In the bestselling 1997 novel Cold Mountain, the parallel stories of Inman, an injured soldier who has deserted the Confederate Army in the final months of the Civil War, and Ada, a woman back home in North Carolina who learns to run a farm in order to keep herself alive, are told by author Charles Frazier in alternating chapters. Though the two don’t know each other well, a potential relationship between them after the war is partly what sees them through times of hardship. Inman walks hundreds of miles to get to Ada, along the way avoiding the Home Guard — Confederate loyalists out to round up deserters and outliers by any means necessary — as well as other individuals out to harm him. Though many people also help him in his journey, he experiences and metes out brutal violence, and goes without food for extended periods of time, an emptiness that renders him an automaton, able only to put one foot in front of the other. At the farm, Ada is joined by a more experienced mountain woman, Ruby, who teaches her how to manage the land she owns, from milking the cow and planting crops to making hard cider to barter with for meat from the neighbors. The women are more than capable of thriving without the care and oversight of fathers or husbands, which is new territory for Ada and well-trod ground for Ruby.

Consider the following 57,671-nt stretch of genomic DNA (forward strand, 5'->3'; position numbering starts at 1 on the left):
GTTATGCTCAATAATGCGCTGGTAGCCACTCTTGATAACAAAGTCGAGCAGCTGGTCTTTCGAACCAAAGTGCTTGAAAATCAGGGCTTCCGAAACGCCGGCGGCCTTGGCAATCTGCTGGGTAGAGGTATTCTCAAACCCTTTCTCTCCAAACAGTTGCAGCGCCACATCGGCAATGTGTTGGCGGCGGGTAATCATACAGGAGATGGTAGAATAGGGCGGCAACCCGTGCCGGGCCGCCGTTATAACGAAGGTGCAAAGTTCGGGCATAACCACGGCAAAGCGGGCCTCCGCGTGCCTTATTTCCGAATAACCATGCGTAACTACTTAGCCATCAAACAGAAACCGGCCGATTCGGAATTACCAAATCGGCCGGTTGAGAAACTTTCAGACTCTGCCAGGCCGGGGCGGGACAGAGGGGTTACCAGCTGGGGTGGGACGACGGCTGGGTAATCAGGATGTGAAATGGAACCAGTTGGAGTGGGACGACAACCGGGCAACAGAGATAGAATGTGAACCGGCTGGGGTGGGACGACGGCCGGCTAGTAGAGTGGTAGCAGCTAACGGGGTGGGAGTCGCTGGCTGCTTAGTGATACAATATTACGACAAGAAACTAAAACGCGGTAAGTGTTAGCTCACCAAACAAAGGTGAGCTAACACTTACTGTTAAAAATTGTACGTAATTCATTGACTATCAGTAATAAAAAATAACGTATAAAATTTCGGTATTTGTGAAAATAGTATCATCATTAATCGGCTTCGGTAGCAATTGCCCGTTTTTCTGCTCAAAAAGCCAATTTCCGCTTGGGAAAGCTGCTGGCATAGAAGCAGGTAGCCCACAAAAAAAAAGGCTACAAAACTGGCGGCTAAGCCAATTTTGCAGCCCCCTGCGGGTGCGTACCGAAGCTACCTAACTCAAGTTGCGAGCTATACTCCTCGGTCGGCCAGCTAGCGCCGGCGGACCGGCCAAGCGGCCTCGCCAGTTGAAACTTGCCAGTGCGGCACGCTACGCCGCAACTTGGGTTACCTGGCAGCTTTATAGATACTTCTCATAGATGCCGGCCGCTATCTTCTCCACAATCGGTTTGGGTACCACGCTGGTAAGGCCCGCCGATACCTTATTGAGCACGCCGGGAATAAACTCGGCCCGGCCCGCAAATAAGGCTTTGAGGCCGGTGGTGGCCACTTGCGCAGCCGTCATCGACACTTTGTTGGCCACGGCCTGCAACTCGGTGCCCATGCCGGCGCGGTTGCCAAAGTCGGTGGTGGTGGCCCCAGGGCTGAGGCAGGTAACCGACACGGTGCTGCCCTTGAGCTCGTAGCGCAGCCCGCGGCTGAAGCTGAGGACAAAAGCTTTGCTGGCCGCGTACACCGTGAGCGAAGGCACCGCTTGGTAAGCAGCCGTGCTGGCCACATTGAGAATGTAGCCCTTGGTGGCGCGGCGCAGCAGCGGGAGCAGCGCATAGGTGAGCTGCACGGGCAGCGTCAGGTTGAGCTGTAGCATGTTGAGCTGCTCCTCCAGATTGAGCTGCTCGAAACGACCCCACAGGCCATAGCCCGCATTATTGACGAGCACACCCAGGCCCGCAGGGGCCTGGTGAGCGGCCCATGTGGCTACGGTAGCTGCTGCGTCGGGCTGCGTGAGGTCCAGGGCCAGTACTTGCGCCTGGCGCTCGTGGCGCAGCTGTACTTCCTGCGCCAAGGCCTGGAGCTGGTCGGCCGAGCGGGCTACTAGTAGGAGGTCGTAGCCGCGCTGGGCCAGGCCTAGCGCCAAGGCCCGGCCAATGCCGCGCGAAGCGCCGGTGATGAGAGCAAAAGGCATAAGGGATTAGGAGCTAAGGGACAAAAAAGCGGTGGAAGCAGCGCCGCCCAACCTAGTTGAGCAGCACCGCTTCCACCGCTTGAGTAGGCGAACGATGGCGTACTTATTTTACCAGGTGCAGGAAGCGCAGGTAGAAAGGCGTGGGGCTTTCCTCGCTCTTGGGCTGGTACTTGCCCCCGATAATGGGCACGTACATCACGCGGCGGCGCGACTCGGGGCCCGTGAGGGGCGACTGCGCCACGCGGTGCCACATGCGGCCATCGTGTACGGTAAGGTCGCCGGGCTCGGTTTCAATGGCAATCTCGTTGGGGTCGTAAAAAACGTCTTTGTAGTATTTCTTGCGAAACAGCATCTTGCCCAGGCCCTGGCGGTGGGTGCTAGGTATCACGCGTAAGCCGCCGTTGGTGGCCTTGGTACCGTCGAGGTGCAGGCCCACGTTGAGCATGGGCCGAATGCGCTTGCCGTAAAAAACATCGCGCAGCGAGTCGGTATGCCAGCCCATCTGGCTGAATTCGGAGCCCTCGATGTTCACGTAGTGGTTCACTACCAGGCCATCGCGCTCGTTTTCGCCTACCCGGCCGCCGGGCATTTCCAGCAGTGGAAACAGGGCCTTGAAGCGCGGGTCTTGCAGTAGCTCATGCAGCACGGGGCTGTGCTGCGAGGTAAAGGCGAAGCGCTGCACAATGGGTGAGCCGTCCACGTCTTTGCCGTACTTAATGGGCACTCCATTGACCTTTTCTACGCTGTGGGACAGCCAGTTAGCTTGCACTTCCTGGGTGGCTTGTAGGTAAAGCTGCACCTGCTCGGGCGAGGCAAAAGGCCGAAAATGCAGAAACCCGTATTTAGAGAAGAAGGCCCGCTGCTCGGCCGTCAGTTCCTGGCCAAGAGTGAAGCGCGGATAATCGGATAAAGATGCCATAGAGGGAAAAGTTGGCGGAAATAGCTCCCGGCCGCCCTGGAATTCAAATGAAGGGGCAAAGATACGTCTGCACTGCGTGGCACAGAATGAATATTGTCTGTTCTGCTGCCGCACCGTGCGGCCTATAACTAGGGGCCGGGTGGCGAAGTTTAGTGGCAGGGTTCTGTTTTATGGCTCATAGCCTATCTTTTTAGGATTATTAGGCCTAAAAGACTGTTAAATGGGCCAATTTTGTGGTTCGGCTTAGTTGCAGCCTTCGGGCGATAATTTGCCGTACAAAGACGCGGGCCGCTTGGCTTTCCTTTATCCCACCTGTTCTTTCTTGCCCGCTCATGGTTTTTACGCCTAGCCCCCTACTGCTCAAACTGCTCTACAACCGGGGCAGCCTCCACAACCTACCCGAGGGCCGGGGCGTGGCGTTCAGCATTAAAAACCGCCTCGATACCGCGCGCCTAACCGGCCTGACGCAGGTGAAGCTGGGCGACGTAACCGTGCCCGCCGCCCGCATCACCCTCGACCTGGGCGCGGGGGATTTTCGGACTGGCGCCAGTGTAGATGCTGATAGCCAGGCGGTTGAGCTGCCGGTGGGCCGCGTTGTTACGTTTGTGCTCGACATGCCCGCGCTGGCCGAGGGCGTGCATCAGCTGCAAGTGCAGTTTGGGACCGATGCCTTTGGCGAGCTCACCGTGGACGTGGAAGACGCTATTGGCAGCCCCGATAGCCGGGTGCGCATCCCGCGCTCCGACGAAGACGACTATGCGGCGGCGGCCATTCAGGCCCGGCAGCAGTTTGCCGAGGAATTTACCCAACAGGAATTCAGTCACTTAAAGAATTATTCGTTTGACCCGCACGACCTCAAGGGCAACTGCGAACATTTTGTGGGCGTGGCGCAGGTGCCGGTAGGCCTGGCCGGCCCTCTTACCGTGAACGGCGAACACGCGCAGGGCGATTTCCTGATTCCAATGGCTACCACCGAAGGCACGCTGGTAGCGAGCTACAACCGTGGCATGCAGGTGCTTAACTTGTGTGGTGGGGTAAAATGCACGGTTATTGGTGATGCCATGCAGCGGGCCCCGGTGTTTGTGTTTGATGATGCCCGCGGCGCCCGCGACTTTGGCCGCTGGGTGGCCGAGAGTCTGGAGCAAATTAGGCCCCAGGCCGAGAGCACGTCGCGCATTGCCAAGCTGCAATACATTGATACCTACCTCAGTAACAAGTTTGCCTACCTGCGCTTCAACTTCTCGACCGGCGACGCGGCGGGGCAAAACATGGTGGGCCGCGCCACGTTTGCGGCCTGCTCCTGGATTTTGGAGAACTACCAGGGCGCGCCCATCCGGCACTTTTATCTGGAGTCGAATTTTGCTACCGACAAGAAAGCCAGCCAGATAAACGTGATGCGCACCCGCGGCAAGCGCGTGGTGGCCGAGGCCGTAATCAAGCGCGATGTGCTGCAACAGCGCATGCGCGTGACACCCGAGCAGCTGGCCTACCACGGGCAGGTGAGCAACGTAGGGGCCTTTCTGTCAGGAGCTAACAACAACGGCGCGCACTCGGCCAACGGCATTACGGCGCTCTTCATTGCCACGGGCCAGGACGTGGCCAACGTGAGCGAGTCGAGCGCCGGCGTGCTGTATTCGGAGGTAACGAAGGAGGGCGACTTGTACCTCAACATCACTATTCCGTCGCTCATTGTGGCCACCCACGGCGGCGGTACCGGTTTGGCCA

At nearly 450 pages, Cold Mountain weaves back and forth through time at a leisurely pace, with side characters and their stories often taking center stage. The length of the book seems to echo the length of Inman’s arduous walk. Using all the words you want to tell a story is a luxury of literature not well-afforded by other mediums. The film version of Cold Mountain (2003), adapted for the screen and directed by Anthony Minghella, is considered long at nearly three hours, and still plotlines had to be compressed and characters conflated to convey the story. “I remember talking to Minghella about the tyranny of time,” Frazier told Pasatiempo. “He said as a novelist I always have the option of correcting a problem through addition, but at some point in the writing of a screenplay, that is one solution to a problem that is no longer on the table.”